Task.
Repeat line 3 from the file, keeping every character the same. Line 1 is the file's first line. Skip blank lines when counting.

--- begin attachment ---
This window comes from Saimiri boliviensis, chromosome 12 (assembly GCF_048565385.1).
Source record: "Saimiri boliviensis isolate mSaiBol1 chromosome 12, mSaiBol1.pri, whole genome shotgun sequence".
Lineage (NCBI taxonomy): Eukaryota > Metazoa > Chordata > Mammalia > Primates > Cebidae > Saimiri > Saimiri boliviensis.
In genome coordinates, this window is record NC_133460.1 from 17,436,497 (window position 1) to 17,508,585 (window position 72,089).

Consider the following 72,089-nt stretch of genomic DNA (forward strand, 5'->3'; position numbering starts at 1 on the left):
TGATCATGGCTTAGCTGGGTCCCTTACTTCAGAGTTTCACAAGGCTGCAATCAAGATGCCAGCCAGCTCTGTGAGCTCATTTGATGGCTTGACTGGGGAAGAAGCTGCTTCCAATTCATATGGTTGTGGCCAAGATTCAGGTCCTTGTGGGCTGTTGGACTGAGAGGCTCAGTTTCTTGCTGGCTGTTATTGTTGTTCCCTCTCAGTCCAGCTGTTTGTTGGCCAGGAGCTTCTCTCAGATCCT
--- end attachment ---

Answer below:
Lineage (NCBI taxonomy): Eukaryota > Metazoa > Chordata > Mammalia > Primates > Cebidae > Saimiri > Saimiri boliviensis.